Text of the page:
I've been staring through the window at all you fine folks the last few weeks. Mostly just that, and staying quiet otherwise. Sometimes I just like to watch. There's a lot to see, to read, to hear about. There's a lot going on in there. It's nice.
I put a temp hold on submissions to A-Minor until Feb. 1. Stocked up into late March, so I thought it was time. In related news, I've decided to step back from my everyday duties with Wrong Tree Review. Don't take that as a sign of WTR fading into the sunset. Just the opposite. I intend to work with Jarrid Deaton to get the material for Issue 2 in an online format in the next while, and Jarrid will continue the good work with that publication.
Jarrid and I teamed up in 2004 to publish the print journal Cellar Door Magazine for a year before letting it loose to run off to the woods and do as it would. CD was sort of my brainchild and WTR was sort of Jarrid's baby. We've just always worked together on these sort of publishing adventures. When the wheels slowed on WTR, I do what I always do: I started jumping into other things in the meantime. Giving Jarrid room to run with WTR just seems like the right thing to do at this point. I love it, am proud of it, and have no doubt it will continue as a fine journal. And I'm never far away. Even with solo projects, such as my journal A-Minor, I'm always looking to Jarrid for input and advice. We're just bound by words.
I have a collection of short stories in a full-length manuscript form called THE SAME TERRIBLE STORM sent to a press in Alabama where it will stand up beside other manuscripts and see if it can be the sexiest of them all. If it is sent home to me, I will tell it that I think it's beautiful and that I will always love it. I will. I've had several folks offer me words of encouragement and say awfully nice things about this little attempt of mine, and I can't say how much I appreciate all of those nice things they've said. Support. Without that, we're all just telling stories out loud in dark empty rooms. And y'all know that's what we'd do. The stories tell us what to do, not the other way around. We all know this.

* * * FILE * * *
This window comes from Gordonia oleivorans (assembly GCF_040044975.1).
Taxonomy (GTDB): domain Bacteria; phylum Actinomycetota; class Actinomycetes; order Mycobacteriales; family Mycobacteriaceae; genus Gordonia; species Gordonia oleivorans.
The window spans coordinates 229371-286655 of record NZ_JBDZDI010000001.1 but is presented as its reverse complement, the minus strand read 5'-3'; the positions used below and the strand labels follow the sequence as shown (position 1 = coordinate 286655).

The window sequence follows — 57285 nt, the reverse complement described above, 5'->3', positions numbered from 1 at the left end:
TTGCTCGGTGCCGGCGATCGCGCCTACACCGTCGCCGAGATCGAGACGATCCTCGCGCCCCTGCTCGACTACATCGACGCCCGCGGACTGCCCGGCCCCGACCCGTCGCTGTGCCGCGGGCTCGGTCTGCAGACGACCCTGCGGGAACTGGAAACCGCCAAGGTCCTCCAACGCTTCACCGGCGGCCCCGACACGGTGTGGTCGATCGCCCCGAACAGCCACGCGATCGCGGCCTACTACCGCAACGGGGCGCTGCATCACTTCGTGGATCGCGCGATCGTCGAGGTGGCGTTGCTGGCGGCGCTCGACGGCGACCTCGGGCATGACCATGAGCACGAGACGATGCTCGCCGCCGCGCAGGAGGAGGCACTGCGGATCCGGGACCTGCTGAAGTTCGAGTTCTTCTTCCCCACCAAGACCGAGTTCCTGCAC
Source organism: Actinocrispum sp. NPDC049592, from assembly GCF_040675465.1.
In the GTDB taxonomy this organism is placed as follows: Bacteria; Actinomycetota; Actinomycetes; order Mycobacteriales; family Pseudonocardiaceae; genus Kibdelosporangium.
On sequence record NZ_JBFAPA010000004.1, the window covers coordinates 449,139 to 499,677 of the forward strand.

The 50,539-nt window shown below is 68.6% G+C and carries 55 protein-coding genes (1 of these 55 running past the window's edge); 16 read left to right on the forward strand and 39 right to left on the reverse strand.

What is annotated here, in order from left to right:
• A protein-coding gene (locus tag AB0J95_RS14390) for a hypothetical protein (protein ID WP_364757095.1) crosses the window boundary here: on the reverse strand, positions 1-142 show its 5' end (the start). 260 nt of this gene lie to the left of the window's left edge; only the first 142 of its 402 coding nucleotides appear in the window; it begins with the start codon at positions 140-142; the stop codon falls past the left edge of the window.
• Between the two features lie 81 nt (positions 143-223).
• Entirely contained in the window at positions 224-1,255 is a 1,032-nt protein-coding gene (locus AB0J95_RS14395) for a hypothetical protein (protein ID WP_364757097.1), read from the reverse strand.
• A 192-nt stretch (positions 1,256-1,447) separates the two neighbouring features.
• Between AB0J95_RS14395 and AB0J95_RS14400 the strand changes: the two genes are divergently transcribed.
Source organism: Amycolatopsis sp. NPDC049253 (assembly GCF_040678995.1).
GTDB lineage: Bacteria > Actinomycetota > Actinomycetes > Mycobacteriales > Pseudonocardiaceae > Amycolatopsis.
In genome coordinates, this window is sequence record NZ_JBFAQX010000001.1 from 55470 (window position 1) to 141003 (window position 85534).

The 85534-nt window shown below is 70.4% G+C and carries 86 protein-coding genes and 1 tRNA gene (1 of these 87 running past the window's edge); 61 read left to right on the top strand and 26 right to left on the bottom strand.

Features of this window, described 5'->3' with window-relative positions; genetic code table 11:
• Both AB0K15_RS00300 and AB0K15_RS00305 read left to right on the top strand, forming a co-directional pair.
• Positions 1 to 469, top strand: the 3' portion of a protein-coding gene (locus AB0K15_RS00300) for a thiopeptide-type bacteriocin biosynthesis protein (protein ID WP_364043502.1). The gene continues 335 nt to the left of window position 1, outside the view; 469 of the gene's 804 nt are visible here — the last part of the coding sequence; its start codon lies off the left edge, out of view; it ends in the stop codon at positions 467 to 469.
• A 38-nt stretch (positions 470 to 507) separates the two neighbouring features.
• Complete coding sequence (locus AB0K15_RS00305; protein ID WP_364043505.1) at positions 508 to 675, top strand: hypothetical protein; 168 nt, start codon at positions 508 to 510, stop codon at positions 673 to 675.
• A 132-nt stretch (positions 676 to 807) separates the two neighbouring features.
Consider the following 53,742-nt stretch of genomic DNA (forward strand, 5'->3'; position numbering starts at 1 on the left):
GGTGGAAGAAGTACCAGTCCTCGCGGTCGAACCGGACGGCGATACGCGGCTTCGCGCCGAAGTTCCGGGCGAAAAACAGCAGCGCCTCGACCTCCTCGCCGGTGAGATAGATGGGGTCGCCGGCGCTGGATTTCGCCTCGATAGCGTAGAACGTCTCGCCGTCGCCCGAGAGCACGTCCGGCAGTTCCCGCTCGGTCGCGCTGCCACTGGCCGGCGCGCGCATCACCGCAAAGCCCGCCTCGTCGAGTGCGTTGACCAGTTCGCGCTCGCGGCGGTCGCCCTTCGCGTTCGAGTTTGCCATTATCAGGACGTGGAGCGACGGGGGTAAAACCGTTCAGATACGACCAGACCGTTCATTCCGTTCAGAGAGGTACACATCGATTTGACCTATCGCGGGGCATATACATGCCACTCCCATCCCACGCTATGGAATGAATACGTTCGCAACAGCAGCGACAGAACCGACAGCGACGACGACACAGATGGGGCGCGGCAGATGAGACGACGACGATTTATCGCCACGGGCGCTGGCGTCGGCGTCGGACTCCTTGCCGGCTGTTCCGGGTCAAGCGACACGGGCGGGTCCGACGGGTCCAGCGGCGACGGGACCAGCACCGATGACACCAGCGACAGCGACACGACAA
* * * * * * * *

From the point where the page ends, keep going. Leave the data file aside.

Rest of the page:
In respect to kind words and support, I would like to share with you a couple things sent my way concerning my work that really lifted me up at a time when I truly needed it. One correspondence was from the poet Darryl Price (who spoke of myself and fellow writer, the brilliant Marcus Speh) as well as another from writer and editor Mark Reep. Please allow me to indulge and share these with you. This is the support most writers think was lost at some point during the 1920s in Paris, but still exists:
"It's not only the work, it's who you are and what you do for all the rest of us. You continually take time to promote everyone else's efforts, you're unfailingly encouraging and supportive. That's no small thing. And all you give in that regard is bringing good stuff back around to you too." -- Mark Reep
"Both Marcus (Speh) and Sheldon are to me the prime examples of the best and finest new writing taking place in the world today. Original, creative, willing to chance everything to make it sing for you. Whenever I'm lucky enough to read a new piece by either writer I'm immediately struck by how wonderful a thing writing can be and obviously is. They are both capable of turning a new found phrase on its head and emptying out old notions to find the perfectly edible nut in the moment and sharing it. It's discovery and invention and courage these fellows trade in, and that makes all of us as readers of literature very lucky indeed." -- Darryl Price
I would be hard-pressed to explain here in these few words how I feel the same about Price and Reep's work and tireless support of others, not to mention nearly every other writer I've come to know in the past decade.
Community is not lost, folks. We thrive and are as strong as ever. Each one of you, your continuous work at this lonely craft, your eagerness to shine a light on the person next to you, are but two of the many reasons for this.
A drink for you all. I insist.
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